Remembrance Day is a time when we stop to think of the sacrifices made by the men and women who died in wars and served in our military.
As a charity which provides loving compassionate care for veterans and their partners living with disability or dementia it means a great deal to the Royal Star & Garter family. Some of our residents served in the Second World War, while many more were children and remember it vividly.
Here, the Royal Star & Garter family – residents, relatives, staff and volunteers – explain what Remembrance Day means to them.
Sarah ‘Kitch’ Kitchen, Health Care Assistant
It’s a day to remember all the veterans past and present. Both my grandfathers were in the Second World War. It’s quite emotional remembering the stories they told me when I was a little girl. Then as you get older you learn the horrible bits they didn’t tell you. I also remember all the families as well that have lost loved ones.
I think working at Royal Star & Garter that I feel more passionate about Remembrance. Especially reading the life stories of residents. You learn how the war affected them. I find it an honour to assist in their care.
Sue McFadyen, volunteer
I think if we don’t remember, we’ll forget the things we need to remember. We need to remember what happens to the world when people start hating each other. We have to remember, or we are doomed to repeat the same mistakes. It would be a shame if Remembrance is just seen as something for old people. I hope it has resonance with young people too.
Remembrance means a lot to me. I had a relative who died in the First World War. He was 22, had a young wife, and baby who never saw him. My husband was also in the Army himself for five years, so Remembrance does feel very personal to me. I feel a relationship to the military family which is one of the reasons I started volunteering for Royal Star & Garter.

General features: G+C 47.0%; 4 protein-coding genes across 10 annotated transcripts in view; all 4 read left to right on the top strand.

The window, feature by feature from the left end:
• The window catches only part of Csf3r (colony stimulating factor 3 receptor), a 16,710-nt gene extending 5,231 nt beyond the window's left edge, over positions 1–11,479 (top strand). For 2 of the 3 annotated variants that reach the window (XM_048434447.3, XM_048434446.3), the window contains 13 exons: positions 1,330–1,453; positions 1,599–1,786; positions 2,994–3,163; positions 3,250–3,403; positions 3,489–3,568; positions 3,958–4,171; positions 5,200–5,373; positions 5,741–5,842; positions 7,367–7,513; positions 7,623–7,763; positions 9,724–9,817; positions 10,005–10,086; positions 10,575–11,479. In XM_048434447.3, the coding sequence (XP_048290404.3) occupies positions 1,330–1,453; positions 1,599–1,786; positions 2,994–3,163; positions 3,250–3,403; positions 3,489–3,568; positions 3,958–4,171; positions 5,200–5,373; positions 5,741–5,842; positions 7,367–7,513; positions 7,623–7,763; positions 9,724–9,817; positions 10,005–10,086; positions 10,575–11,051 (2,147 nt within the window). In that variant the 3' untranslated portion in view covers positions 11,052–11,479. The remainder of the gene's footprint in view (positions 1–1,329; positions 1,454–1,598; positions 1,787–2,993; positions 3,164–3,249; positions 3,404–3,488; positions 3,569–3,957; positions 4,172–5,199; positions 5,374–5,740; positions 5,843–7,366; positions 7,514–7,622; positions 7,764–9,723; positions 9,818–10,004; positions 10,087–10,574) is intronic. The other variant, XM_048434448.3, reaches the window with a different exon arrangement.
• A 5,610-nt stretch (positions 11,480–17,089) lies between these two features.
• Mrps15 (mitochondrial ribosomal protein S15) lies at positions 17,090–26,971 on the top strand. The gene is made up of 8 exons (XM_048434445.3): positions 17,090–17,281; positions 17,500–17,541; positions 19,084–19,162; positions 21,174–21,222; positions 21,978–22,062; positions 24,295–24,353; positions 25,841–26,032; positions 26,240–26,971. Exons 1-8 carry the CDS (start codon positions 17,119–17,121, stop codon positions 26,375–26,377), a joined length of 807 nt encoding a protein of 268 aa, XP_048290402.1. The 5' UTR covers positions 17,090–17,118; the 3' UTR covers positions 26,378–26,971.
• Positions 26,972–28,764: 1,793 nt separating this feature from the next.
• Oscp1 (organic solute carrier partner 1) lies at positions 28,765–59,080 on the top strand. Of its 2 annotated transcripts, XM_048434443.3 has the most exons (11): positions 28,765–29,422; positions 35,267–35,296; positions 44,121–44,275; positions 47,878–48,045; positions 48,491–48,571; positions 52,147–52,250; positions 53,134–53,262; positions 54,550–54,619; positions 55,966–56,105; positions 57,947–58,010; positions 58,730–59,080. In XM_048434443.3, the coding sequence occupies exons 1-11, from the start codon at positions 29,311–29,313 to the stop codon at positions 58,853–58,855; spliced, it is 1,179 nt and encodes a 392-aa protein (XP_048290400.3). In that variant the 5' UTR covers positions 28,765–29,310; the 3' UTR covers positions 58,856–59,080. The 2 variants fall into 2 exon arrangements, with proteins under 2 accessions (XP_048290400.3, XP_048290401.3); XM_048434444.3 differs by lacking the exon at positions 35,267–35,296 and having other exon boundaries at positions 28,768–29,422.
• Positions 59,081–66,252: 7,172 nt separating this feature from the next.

Anne, daughter of resident Harold
Remembrance Sunday has always held a strong meaning in our family. It is a time to remember and honour those who made the ultimate sacrifice so that we have the gift of opportunity and freedom. A time to reflect and be thankful to all those who suffered fear and the loss of their loved ones so that we don't have to.
For me, with age, the message becomes even more powerful as I have been given the gift of seeing my two sons grow into young men who are able to choose their own path in life. I am fortunate to have had the chance to hear first-hand from men and women involved in the war. Their stories are told without self-pity - they are from a generation with exceptional strength and fortitude.
I feel it is our responsibility to ensure those voices and stories are still heard and not forgotten so that future generations can learn from them and history is not repeated. That is the least we can do.
Rosie Wotherspoon, Health Care Assistant
As a 19-year-old living in 2019, I think Remembrance Day is really important. I would live in a very different world if not for the bravery and amazing work of the men and women who have served and fought for this country.
I also think of people behind the scenes, like those in admin, and all the work they do. I think they are all a credit to Britain and I feel a massive amount of respect and gratitude. It’s important to remember and thank them.